- The vigorous forest is a steady producer of life-giving Oxygen and silently works to sequester carbon dioxide
- Over 40 years of professional forest and wildlife management
- Harvest-ready hardwood timber available to offset holding costs
- Several seasonal branches flow during snow melts and rain events
- State and County-maintained roads for superior access
- Several interior roads and trails provide access to nearly every corner of the property
- High percentage of commercially – operable ground supporting forestry, recreation and a potential for numerous future cabin sites
- Perfect for shooting sports, ATV riding, horseback riding, hiking, camping, hunting and nature viewing
- Elevations range from 1425′ to 1840′
- Potential conservation value
- Low taxes, low population density, little or no light pollution
- Nearby rivers and lakes are ideal for swimming, canoeing, fishing, kayaking, tubing, snorkeling, paddle boarding and windsurfing
- Great fishing is found in the lakes and rivers. Species include small and large mouth bass, crappie, catfish, muskie, walleye, pike and bluegill
Google Coordinates: N 38.578281, W -80.637261
Address: County Route 36/1, Sutton, WV 26601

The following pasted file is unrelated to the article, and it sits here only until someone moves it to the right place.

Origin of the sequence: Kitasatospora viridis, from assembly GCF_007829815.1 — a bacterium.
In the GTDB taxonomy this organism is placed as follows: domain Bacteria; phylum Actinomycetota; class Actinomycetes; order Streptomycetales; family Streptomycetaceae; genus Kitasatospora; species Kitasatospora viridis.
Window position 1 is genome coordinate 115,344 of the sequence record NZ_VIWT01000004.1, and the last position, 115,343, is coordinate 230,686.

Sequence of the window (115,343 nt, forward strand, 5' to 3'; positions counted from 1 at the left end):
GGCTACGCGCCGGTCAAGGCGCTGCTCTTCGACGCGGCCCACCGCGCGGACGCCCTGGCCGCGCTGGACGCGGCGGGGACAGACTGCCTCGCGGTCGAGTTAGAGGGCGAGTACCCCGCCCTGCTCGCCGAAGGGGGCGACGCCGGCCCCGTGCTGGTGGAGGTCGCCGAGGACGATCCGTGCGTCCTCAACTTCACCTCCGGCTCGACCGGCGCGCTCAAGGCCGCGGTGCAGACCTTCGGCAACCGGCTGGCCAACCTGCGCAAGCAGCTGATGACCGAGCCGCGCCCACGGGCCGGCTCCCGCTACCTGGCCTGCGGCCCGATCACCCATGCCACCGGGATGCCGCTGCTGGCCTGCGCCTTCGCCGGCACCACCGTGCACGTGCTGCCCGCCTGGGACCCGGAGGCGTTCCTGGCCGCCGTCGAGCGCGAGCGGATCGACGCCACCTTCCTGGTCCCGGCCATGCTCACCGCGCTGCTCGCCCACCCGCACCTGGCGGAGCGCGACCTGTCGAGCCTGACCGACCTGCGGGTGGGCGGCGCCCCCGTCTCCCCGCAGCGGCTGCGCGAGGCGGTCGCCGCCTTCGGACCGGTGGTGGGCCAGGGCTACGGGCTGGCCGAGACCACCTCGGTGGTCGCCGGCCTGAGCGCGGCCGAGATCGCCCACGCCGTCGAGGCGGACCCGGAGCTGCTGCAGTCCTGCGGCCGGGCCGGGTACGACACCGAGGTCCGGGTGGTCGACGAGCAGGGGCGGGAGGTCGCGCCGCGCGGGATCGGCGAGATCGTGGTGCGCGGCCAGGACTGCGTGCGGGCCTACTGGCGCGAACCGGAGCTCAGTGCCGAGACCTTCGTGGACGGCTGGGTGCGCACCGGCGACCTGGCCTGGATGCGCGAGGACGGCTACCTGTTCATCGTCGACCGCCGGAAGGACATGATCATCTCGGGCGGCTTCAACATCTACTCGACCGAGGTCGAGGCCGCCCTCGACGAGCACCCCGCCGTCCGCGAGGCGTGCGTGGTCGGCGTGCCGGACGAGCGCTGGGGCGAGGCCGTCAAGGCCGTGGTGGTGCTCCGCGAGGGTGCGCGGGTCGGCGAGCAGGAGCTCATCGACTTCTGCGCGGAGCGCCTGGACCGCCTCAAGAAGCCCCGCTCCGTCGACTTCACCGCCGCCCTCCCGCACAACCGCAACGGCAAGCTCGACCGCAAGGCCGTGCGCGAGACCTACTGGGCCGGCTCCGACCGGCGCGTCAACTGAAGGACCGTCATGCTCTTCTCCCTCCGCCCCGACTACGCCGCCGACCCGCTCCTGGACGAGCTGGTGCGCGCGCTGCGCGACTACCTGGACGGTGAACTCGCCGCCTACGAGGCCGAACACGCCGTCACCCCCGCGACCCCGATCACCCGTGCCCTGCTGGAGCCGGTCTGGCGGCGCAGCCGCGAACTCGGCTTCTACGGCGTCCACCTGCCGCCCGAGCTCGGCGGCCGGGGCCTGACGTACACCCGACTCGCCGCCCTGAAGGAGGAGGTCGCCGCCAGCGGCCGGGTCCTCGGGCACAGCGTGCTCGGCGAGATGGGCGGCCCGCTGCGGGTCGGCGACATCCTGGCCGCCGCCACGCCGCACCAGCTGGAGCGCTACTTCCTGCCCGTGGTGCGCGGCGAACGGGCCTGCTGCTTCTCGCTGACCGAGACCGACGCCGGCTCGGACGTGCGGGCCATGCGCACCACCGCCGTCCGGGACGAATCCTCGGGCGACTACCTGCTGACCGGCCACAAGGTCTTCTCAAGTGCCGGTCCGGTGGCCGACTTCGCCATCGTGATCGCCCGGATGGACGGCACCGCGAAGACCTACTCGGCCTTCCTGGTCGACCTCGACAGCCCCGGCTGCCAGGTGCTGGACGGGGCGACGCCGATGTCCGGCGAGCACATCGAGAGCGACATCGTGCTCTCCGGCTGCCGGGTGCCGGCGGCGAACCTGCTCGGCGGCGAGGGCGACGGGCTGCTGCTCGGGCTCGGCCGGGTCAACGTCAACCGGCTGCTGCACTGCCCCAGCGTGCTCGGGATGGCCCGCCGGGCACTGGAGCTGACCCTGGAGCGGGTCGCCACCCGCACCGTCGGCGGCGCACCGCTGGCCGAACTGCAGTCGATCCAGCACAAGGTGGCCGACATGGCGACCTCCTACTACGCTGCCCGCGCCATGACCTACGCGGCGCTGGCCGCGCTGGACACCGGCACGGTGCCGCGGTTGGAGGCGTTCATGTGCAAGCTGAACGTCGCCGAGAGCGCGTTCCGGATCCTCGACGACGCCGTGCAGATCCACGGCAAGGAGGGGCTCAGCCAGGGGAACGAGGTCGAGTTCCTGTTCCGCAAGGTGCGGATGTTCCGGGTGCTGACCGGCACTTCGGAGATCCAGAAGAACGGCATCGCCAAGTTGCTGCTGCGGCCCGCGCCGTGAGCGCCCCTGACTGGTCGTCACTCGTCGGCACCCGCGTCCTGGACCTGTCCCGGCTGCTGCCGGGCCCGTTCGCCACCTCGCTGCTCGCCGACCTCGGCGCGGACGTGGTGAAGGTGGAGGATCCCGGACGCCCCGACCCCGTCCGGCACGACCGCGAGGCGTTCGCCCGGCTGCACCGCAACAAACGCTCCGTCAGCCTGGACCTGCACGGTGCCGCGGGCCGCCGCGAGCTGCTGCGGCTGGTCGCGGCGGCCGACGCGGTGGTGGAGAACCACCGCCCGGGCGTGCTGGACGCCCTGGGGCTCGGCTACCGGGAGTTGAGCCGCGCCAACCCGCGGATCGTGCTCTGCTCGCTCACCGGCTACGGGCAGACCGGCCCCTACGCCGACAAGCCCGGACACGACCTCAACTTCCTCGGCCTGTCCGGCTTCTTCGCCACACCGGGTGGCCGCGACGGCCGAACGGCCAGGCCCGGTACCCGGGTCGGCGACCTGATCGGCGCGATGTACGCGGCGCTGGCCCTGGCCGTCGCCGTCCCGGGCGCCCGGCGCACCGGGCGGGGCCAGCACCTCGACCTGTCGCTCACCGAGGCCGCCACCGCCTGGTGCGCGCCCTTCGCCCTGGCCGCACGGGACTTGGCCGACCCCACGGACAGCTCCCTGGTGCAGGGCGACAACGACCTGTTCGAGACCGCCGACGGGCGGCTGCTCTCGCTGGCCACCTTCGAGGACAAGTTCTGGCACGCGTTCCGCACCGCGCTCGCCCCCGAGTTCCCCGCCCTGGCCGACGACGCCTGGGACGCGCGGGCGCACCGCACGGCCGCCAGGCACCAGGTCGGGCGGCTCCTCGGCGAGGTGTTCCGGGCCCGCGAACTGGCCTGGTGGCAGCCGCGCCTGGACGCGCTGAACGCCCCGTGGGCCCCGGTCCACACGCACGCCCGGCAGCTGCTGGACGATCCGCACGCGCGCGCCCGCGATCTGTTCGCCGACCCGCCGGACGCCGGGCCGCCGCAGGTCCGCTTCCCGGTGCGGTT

Elevation Range: 1425′ 1840′
West Virginia is one of the states in the US that has two separate ownership titles; those being SURFACE RIGHTS and MINERAL RIGHTS. The SURFACE RIGHTS are intact and all rights the owner has will convey with the property. Mineral rights are not conveyed with this tract.
BOUNDARIES AND SURVEY
This property is being sold by the boundary and not the acreage.
The property lies to the both sides of Spring Ridge Road (CR 36/1) and Wolf Creek Road (CR 36) east of the community of Little Birch, West Virginia. Frontage on Spring Ridge Road (CR 36/1) is approximately 1800 feet and on Wolf Creek Road (CR 36) for approximately 3700 feet.
Water: Private well may be installed
Sewer: Private septic tank may be installed
Electricity: Along Spring Ridge Road (CR 36/1)
Telephone: Spring Ridge Road (CR 36/1)
Internet: May be available through telephone, satellite or cellphone companies
Cellphone Coverage: very good on higher ridges and good overall, 4G in some areas